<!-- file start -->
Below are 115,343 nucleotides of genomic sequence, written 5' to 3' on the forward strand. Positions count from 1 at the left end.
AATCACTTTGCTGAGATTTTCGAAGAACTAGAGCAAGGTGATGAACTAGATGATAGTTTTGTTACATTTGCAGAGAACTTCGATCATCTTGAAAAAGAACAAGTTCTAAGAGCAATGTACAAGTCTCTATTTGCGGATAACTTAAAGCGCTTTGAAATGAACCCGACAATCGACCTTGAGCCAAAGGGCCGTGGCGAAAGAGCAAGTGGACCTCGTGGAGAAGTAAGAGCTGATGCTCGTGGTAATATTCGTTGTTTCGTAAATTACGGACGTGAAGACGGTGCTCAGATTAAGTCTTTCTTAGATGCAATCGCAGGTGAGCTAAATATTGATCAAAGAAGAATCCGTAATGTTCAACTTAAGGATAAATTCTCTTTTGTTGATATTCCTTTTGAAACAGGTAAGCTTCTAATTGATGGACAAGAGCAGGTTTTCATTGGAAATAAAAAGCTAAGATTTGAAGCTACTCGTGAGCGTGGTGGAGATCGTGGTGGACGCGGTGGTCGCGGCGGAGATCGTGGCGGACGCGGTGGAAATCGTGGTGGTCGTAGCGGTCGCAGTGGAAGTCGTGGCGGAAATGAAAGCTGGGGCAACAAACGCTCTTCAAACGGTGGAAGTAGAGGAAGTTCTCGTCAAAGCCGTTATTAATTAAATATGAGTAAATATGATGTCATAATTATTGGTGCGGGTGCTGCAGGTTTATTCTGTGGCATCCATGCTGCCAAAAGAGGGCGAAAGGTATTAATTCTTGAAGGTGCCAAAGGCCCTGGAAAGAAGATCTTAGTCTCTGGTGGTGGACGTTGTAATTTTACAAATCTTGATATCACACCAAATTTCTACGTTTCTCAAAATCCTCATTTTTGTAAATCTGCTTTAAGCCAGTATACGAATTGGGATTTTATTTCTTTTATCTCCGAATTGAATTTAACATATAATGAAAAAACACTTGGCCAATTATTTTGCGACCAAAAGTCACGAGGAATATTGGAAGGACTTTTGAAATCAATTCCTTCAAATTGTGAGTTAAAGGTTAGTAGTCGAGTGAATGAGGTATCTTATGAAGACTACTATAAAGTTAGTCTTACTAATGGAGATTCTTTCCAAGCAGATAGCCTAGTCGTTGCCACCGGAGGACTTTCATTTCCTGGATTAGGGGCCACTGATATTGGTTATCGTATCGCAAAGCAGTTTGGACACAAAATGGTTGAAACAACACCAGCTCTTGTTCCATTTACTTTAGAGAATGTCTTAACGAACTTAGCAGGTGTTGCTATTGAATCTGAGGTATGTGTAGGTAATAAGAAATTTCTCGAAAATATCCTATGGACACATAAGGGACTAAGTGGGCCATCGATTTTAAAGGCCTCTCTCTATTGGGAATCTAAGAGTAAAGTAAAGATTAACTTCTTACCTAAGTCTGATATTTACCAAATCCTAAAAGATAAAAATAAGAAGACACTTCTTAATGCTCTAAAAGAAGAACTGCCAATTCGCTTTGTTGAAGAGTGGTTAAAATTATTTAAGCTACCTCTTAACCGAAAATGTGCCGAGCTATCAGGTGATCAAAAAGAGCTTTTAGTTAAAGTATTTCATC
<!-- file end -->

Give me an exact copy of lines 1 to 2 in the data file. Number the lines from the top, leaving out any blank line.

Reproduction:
Below are 115,343 nucleotides of genomic sequence, written 5' to 3' on the forward strand. Positions count from 1 at the left end.
AATCACTTTGCTGAGATTTTCGAAGAACTAGAGCAAGGTGATGAACTAGATGATAGTTTTGTTACATTTGCAGAGAACTTCGATCATCTTGAAAAAGAACAAGTTCTAAGAGCAATGTACAAGTCTCTATTTGCGGATAACTTAAAGCGCTTTGAAATGAACCCGACAATCGACCTTGAGCCAAAGGGCCGTGGCGAAAGAGCAAGTGGACCTCGTGGAGAAGTAAGAGCTGATGCTCGTGGTAATATTCGTTGTTTCGTAAATTACGGACGTGAAGACGGTGCTCAGATTAAGTCTTTCTTAGATGCAATCGCAGGTGAGCTAAATATTGATCAAAGAAGAATCCGTAATGTTCAACTTAAGGATAAATTCTCTTTTGTTGATATTCCTTTTGAAACAGGTAAGCTTCTAATTGATGGACAAGAGCAGGTTTTCATTGGAAATAAAAAGCTAAGATTTGAAGCTACTCGTGAGCGTGGTGGAGATCGTGGTGGACGCGGTGGTCGCGGCGGAGATCGTGGCGGACGCGGTGGAAATCGTGGTGGTCGTAGCGGTCGCAGTGGAAGTCGTGGCGGAAATGAAAGCTGGGGCAACAAACGCTCTTCAAACGGTGGAAGTAGAGGAAGTTCTCGTCAAAGCCGTTATTAATTAAATATGAGTAAATATGATGTCATAATTATTGGTGCGGGTGCTGCAGGTTTATTCTGTGGCATCCATGCTGCCAAAAGAGGGCGAAAGGTATTAATTCTTGAAGGTGCCAAAGGCCCTGGAAAGAAGATCTTAGTCTCTGGTGGTGGACGTTGTAATTTTACAAATCTTGATATCACACCAAATTTCTACGTTTCTCAAAATCCTCATTTTTGTAAATCTGCTTTAAGCCAGTATACGAATTGGGATTTTATTTCTTTTATCTCCGAATTGAATTTAACATATAATGAAAAAACACTTGGCCAATTATTTTGCGACCAAAAGTCACGAGGAATATTGGAAGGACTTTTGAAATCAATTCCTTCAAATTGTGAGTTAAAGGTTAGTAGTCGAGTGAATGAGGTATCTTATGAAGACTACTATAAAGTTAGTCTTACTAATGGAGATTCTTTCCAAGCAGATAGCCTAGTCGTTGCCACCGGAGGACTTTCATTTCCTGGATTAGGGGCCACTGATATTGGTTATCGTATCGCAAAGCAGTTTGGACACAAAATGGTTGAAACAACACCAGCTCTTGTTCCATTTACTTTAGAGAATGTCTTAACGAACTTAGCAGGTGTTGCTATTGAATCTGAGGTATGTGTAGGTAATAAGAAATTTCTCGAAAATATCCTATGGACACATAAGGGACTAAGTGGGCCATCGATTTTAAAGGCCTCTCTCTATTGGGAATCTAAGAGTAAAGTAAAGATTAACTTCTTACCTAAGTCTGATATTTACCAAATCCTAAAAGATAAAAATAAGAAGACACTTCTTAATGCTCTAAAAGAAGAACTGCCAATTCGCTTTGTTGAAGAGTGGTTAAAATTATTTAAGCTACCTCTTAACCGAAAATGTGCCGAGCTATCAGGTGATCAAAAAGAGCTTTTAGTTAAAGTATTTCATC